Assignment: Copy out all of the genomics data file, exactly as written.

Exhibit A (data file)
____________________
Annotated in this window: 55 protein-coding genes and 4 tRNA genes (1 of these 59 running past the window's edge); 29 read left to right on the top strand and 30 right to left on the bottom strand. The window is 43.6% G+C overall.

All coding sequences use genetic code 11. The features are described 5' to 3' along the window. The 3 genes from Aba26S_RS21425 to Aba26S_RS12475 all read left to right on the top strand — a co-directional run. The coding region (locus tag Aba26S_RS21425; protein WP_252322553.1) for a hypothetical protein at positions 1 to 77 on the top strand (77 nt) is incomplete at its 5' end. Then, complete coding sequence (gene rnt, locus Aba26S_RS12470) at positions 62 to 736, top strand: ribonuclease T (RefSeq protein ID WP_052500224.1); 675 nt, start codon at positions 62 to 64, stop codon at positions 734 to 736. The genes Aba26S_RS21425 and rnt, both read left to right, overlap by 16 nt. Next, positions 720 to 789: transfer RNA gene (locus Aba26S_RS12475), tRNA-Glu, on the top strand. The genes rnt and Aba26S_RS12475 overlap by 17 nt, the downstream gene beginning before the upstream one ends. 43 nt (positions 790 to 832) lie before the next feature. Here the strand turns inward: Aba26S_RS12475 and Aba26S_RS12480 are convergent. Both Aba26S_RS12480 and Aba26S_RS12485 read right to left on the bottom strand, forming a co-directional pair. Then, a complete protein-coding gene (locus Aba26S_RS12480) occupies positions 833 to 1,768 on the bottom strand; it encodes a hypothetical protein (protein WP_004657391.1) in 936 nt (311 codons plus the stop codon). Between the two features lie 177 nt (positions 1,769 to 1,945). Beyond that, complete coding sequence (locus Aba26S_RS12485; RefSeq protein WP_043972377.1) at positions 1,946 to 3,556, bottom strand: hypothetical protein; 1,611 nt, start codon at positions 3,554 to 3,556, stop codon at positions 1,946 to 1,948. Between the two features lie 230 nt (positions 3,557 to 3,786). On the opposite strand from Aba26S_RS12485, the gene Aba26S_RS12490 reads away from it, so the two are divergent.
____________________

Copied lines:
Annotated in this window: 55 protein-coding genes and 4 tRNA genes (1 of these 59 running past the window's edge); 29 read left to right on the top strand and 30 right to left on the bottom strand. The window is 43.6% G+C overall.

All coding sequences use genetic code 11. The features are described 5' to 3' along the window. The 3 genes from Aba26S_RS21425 to Aba26S_RS12475 all read left to right on the top strand — a co-directional run. The coding region (locus tag Aba26S_RS21425; protein WP_252322553.1) for a hypothetical protein at positions 1 to 77 on the top strand (77 nt) is incomplete at its 5' end. Then, complete coding sequence (gene rnt, locus Aba26S_RS12470) at positions 62 to 736, top strand: ribonuclease T (RefSeq protein ID WP_052500224.1); 675 nt, start codon at positions 62 to 64, stop codon at positions 734 to 736. The genes Aba26S_RS21425 and rnt, both read left to right, overlap by 16 nt. Next, positions 720 to 789: transfer RNA gene (locus Aba26S_RS12475), tRNA-Glu, on the top strand. The genes rnt and Aba26S_RS12475 overlap by 17 nt, the downstream gene beginning before the upstream one ends. 43 nt (positions 790 to 832) lie before the next feature. Here the strand turns inward: Aba26S_RS12475 and Aba26S_RS12480 are convergent. Both Aba26S_RS12480 and Aba26S_RS12485 read right to left on the bottom strand, forming a co-directional pair. Then, a complete protein-coding gene (locus Aba26S_RS12480) occupies positions 833 to 1,768 on the bottom strand; it encodes a hypothetical protein (protein WP_004657391.1) in 936 nt (311 codons plus the stop codon). Between the two features lie 177 nt (positions 1,769 to 1,945). Beyond that, complete coding sequence (locus Aba26S_RS12485; RefSeq protein WP_043972377.1) at positions 1,946 to 3,556, bottom strand: hypothetical protein; 1,611 nt, start codon at positions 3,554 to 3,556, stop codon at positions 1,946 to 1,948. Between the two features lie 230 nt (positions 3,557 to 3,786). On the opposite strand from Aba26S_RS12485, the gene Aba26S_RS12490 reads away from it, so the two are divergent.